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How the impeachment trial could reshape the fight for the Senate majority

Everyone knows that how the Senate’s impeachment trial plays out will have an effect on President Donald Trump’s reelection bid this November — and, maybe, on who Democrats nominate to take him on.

What’s less known, or at least covered, are the ways in which the ongoing impeachment trial could dramatically effect Democrats’ effort to retake the Senate majority this fall.

First, the numbers. Republicans have a 53 to 47-seat edge over Democrats at the moment. (Technically, Sens. Angus King of Maine and Bernie Sanders of Vermont are independents but both caucus with Democrats.) Which means that Democrats need to net three seats to win the majority if they also win the White House and four seats if their side comes up short in the presidential election again. (The vice president breaks ties in the Senate, giving whichever party controls the White House effective control over a 50-50 Senate.)

In the 2020 election, Republicans have to defend 23 seats, compared to just 12 for Democrats. (The 2014 election cycle was a very good one for Republicans.)

That discrepancy in seats led to some early optimism for Democrats, who believe that a credible path exists for them to seize back the majority they lost in the 2014 election. And as the election cycle has matured, that initial assessment has proven generally correct — with most nonpartisan political handicappers agreeing that the Senate is in play.

Although there are only two GOP senators running in states that Hillary Clinton won in 2016 — Cory Gardner of Colorado and Susan Collins of Maine — there are a number of other Republicans running for reelection in states that were either closely contested in 2016 or that polling suggests have soured on Trump.

That group includes:

* Arizona’s Martha McSally (Trump won by 3 points in 2016)

* North Carolina’s Thom Tillis (Trump +2)

* Iowa’s Joni Ernst (Trump +9)

* Georgia’s David Perdue (Trump +5)

* Georgia’s Kelly Loeffler (Trump +5)

Add just those seats up — not to mention the problematic open Senate seat in Kansas — and you get more than enough seats for Democrats to retake the majority. (Democrats currently have a single seat in real jeopardy: Alabama’s Doug Jones.)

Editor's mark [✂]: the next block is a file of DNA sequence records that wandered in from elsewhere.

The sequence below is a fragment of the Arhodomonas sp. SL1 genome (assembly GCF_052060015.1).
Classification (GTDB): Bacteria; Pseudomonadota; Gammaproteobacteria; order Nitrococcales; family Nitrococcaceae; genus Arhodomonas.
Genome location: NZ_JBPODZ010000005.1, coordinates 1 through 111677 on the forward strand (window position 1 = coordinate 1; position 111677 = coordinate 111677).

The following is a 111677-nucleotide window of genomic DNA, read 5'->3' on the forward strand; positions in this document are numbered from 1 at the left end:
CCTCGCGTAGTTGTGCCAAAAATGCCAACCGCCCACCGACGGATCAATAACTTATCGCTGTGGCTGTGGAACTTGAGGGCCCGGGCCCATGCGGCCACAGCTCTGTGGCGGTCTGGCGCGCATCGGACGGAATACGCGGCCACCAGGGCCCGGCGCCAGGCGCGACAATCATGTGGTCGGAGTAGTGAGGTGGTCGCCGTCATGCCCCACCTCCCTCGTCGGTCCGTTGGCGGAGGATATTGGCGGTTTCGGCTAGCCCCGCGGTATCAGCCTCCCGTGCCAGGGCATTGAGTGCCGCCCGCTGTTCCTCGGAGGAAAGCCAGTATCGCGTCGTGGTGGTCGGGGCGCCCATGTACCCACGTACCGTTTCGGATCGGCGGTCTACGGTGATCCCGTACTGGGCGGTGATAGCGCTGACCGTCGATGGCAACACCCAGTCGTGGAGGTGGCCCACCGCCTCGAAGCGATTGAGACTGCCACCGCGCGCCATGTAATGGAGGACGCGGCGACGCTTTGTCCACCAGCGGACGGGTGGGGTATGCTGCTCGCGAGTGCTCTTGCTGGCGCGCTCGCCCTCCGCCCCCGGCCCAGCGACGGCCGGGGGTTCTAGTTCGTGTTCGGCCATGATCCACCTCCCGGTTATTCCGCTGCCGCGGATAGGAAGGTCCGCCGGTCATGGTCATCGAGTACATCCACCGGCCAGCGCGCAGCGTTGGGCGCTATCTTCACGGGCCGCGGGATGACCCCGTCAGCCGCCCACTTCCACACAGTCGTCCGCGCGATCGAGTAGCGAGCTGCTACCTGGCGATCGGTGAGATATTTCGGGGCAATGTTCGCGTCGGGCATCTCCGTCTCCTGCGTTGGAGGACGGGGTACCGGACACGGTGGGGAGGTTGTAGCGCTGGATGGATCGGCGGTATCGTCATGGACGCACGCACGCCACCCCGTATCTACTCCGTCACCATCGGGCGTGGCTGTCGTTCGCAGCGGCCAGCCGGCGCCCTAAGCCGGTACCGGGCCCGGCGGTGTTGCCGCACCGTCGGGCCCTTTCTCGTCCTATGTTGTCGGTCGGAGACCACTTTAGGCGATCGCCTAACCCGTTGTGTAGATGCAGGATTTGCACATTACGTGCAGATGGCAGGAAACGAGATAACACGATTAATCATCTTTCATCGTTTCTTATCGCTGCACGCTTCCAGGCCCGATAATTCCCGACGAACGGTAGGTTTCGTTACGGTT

This isn’t to say that any of these GOP senators are going to lose because of a single vote in the impeachment trial — whether on calling witnesses (or not) or removing Trump from office. They almost certainly won’t.

But these are also not your average Senate votes. For one, every single “yea” and “nay” will be carried live on cable TV, and then subsequently analyzed by pundits and commentators. Second, this is history we’re witnessing. This is only the third Senate impeachment trial in American history. So what happens in these coming weeks — no matter what it is — will be in the history books. And finally, the way impeachment has played out to date in Congress suggests that every single one of these forthcoming Senate votes will be regarded by Trump and his detractors as core tests of party allegiance.

More bluntly: Are you with Trump or are you against him?

That’s an easy vote for, say, Republican Sen. Ben Sasse, who is up for reelection in Trump-loving Nebraska. Or for Democratic Sen. Jeff Merkley in the blue state of Oregon. But for every senator I mentioned above, taking votes that will signal to voters which side of the Trump divide they sit is much, much more problematic.

If you are, say, Collins, who has already made one hugely controversial party vote — in favor of Brett Kavanaugh to be a Supreme Court justice — how do you navigate that dynamic? If you are ultimately going to vote against the removal of Trump, then do you have to find a way to vote to allow witnesses? And would voting for witnesses be enough to cancel out your vote not to remove Trump in the eyes of Maine voters?

Each of the senators named above have some similar version of just that challenge and calculation. Support Trump entirely and run the risk of being labeled a rubber stamp for a President who may well be under 50% approval in your state. Side too often with Democrats and run the risk of not only alienating the conservative base in your state but arousing the ire — and itchy Twitter finger — of this President.

The scariest thing of all for these GOP senators? There’s no blueprint or road map on how to do any of this. They are flying blind, with their political careers potentially on the line.

Article Topic Follows: Politics

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